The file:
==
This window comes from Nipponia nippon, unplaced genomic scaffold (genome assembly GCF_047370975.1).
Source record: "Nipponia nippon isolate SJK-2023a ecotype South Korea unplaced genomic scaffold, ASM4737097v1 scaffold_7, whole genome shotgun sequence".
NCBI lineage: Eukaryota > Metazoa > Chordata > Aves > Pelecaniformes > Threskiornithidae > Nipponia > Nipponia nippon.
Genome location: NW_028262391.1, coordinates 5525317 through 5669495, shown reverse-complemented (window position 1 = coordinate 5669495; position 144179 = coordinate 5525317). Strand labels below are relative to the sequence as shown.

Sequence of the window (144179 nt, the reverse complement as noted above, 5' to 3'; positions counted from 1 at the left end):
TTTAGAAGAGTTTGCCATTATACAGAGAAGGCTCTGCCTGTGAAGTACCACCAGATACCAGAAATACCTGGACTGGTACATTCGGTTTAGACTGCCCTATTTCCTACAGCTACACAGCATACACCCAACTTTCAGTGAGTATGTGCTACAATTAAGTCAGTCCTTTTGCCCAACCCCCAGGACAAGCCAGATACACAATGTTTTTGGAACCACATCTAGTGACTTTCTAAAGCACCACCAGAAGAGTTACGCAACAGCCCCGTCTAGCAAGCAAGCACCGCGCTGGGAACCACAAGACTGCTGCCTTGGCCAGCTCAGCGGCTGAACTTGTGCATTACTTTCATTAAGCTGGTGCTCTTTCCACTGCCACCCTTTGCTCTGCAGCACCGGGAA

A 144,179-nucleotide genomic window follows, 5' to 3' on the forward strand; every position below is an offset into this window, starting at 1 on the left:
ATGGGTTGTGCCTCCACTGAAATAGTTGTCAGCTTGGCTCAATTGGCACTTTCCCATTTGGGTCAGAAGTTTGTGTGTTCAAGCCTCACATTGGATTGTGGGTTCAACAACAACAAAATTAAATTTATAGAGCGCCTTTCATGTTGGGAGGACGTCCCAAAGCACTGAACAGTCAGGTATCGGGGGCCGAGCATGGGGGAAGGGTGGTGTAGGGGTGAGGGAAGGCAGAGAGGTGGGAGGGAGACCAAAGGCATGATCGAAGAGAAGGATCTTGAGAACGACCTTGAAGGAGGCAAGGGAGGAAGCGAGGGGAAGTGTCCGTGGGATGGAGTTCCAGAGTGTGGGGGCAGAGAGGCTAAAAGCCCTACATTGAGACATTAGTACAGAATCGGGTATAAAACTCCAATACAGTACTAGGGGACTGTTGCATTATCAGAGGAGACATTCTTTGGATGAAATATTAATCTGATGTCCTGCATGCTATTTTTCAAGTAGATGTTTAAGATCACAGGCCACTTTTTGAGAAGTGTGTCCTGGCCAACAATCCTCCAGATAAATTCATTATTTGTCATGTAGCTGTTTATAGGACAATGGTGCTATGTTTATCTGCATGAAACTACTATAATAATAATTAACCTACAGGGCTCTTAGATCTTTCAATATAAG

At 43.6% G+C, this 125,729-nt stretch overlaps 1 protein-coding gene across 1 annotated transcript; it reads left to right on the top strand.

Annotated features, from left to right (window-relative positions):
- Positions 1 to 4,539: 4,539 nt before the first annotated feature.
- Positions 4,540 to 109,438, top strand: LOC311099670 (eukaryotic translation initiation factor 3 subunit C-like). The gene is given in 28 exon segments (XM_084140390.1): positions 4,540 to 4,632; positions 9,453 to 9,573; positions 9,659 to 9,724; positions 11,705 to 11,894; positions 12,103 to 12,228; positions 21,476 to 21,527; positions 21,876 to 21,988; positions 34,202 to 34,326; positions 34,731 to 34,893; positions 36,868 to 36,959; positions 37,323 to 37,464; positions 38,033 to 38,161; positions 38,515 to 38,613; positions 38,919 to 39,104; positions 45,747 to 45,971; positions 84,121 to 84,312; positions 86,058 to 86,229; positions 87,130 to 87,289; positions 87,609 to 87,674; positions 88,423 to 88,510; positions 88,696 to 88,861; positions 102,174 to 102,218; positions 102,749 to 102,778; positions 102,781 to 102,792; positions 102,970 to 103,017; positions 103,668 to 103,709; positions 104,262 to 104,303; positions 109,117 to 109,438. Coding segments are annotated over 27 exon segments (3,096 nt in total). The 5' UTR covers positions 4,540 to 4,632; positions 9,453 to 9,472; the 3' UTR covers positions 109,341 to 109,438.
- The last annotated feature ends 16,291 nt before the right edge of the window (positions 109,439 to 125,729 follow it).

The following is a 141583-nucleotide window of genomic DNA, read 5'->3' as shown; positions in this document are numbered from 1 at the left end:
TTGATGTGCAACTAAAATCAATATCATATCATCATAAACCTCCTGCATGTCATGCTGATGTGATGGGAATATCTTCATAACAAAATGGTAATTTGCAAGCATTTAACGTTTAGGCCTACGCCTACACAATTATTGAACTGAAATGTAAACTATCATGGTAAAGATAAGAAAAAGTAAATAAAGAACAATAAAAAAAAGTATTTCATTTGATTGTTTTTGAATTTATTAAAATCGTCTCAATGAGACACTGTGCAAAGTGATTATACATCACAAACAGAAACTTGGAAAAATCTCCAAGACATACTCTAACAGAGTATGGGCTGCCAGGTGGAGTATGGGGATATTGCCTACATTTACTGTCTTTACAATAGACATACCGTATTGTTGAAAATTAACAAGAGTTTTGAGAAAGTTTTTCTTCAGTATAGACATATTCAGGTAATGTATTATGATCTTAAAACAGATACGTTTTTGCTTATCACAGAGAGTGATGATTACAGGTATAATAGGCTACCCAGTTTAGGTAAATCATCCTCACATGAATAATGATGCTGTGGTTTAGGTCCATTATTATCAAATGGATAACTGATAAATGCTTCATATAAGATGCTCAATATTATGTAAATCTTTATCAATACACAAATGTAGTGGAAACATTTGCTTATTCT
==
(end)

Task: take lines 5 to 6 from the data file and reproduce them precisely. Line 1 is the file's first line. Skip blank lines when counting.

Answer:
Sequence of the window (144179 nt, the reverse complement as noted above, 5' to 3'; positions counted from 1 at the left end):
TTTAGAAGAGTTTGCCATTATACAGAGAAGGCTCTGCCTGTGAAGTACCACCAGATACCAGAAATACCTGGACTGGTACATTCGGTTTAGACTGCCCTATTTCCTACAGCTACACAGCATACACCCAACTTTCAGTGAGTATGTGCTACAATTAAGTCAGTCCTTTTGCCCAACCCCCAGGACAAGCCAGATACACAATGTTTTTGGAACCACATCTAGTGACTTTCTAAAGCACCACCAGAAGAGTTACGCAACAGCCCCGTCTAGCAAGCAAGCACCGCGCTGGGAACCACAAGACTGCTGCCTTGGCCAGCTCAGCGGCTGAACTTGTGCATTACTTTCATTAAGCTGGTGCTCTTTCCACTGCCACCCTTTGCTCTGCAGCACCGGGAA